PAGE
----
On September 18, 1963, in Birmingham, Alabama, tragedy struck Sixteenth Street Baptist Church when a bomb planted in the basement detonated and killed four young teenage girls, who were changing into choir robes. Nearly 50 years later, a similar tragedy occurred in Newtown, Connecticut. Twenty-six were shot multiple times at Sandy Hook Elementary school, 20 of those killed victims being kindergarteners. After the bombing, Dr. Martin Luther King Jr. gave a public eulogy in the same church the young girls were murdered. Similarly, President Barack Obama delivered a speech of consolation to the public on such a heartbreak as the occurrence in Newtown. The eulogy by Dr. King and speech given by President Obama are similar in content and references throughout, but are very different when it comes to the purpose and literary devices used in each.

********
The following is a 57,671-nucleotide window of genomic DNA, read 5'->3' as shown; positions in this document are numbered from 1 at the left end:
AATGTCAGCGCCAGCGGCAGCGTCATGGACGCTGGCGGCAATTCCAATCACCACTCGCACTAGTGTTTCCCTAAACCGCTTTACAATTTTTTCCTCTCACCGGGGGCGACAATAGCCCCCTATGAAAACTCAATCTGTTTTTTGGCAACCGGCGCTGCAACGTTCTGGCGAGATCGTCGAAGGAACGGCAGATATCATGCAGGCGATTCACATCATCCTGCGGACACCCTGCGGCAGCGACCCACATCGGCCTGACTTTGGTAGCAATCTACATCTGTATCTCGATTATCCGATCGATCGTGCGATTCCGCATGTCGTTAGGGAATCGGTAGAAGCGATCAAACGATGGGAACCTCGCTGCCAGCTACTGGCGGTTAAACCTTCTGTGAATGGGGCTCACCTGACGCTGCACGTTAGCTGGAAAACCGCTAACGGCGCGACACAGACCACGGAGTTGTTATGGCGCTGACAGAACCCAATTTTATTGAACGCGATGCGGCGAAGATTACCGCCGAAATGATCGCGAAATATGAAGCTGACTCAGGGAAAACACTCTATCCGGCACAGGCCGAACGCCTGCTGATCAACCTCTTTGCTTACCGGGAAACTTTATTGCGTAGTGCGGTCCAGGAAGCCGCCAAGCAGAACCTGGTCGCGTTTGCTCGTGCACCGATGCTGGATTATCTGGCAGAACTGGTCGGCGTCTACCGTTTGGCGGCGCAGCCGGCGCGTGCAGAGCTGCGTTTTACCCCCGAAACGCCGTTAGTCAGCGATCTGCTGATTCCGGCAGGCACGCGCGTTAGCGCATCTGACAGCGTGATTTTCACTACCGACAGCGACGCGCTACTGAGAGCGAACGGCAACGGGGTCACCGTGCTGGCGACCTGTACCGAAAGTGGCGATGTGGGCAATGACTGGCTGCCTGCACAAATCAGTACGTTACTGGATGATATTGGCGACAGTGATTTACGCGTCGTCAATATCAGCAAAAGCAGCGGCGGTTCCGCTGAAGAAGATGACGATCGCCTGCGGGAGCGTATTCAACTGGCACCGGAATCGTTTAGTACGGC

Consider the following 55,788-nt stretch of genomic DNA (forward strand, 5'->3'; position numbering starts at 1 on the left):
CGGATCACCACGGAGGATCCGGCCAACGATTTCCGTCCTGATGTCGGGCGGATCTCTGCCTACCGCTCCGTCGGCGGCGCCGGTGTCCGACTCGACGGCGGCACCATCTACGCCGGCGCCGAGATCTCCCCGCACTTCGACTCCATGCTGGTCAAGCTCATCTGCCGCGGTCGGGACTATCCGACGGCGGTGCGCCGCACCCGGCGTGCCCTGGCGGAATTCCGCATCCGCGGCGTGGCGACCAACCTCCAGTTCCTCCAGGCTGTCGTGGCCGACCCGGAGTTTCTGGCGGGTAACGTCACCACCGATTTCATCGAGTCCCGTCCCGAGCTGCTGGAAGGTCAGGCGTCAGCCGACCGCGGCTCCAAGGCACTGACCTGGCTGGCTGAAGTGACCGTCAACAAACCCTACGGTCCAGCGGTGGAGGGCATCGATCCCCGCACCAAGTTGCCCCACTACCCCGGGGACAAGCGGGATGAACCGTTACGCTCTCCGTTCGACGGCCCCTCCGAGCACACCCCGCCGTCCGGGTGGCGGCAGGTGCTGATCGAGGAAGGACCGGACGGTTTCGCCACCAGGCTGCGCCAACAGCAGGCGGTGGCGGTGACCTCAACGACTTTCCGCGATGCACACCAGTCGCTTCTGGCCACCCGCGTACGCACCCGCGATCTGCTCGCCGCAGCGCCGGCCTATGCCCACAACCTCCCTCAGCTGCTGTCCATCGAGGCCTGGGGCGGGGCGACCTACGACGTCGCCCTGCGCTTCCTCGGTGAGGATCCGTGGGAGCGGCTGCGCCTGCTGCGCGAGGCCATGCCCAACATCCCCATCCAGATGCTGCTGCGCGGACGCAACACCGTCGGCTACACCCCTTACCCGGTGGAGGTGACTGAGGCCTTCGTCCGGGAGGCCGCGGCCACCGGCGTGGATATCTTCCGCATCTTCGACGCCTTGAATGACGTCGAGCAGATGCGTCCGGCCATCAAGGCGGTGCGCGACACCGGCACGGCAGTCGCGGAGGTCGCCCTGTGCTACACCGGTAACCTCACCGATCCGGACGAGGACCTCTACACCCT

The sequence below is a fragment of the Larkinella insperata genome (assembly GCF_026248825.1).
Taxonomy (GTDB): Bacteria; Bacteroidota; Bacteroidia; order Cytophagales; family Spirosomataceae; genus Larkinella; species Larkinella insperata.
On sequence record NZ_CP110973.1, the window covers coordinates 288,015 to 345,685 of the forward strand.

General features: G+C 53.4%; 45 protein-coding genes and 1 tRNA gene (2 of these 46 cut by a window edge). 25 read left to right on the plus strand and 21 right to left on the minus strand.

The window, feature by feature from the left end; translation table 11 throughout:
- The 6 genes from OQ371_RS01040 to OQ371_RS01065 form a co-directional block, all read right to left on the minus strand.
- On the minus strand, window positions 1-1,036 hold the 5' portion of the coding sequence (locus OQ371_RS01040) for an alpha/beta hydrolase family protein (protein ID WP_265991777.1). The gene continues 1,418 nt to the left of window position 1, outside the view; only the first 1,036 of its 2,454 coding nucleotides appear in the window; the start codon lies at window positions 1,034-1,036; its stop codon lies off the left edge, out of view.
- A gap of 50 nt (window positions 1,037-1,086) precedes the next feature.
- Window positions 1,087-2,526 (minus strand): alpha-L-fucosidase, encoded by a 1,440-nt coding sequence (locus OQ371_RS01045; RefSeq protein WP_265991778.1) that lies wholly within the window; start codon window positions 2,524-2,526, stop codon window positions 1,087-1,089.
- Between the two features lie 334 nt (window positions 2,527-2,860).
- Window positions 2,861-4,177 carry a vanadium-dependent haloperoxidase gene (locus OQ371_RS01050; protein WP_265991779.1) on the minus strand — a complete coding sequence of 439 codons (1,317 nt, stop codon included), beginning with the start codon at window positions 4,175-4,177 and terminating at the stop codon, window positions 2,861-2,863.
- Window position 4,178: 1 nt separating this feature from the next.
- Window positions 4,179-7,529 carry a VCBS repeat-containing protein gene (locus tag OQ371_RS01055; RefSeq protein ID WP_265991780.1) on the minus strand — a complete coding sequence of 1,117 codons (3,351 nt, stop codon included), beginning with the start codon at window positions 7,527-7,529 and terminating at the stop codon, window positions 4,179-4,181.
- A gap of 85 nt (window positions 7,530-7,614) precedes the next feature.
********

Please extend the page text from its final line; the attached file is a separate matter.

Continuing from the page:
Both the bombing and the shooting were mass killings of children, a very emotional and tender subject for many Americans. “You know, someone once described the joy and anxiety of parenthood as the equivalent of having your heart outside of your body all the time, walking around,” said Obama in his speech, which helps explain the amount of grief that both the bombing and shooting produced in each community.
Also, both the eulogy and speech quote the Bible and allude to Christianity throughout, which is no surprise in concern of the eulogy, since Dr. King is also a reverend, that is only to be expected. Dr. King quoted Isaiah 11:6 while President Obama chose to quote 2 Corinthians 4:16-18, 2 Corinthians 5:1, and Matthew 19:14. Unlike President Obama’s speech, Dr. King also quoted Shakespeare twice, once from MacBeth, and at the end of his eulogy saying, “I paraphrase the words of Shakespeare: Good night, sweet princesses. Good night, those who symbolize a new day. And may the flight of angels take thee to they eternal rest.”
Both speeches differ largely in the figurative language used in each....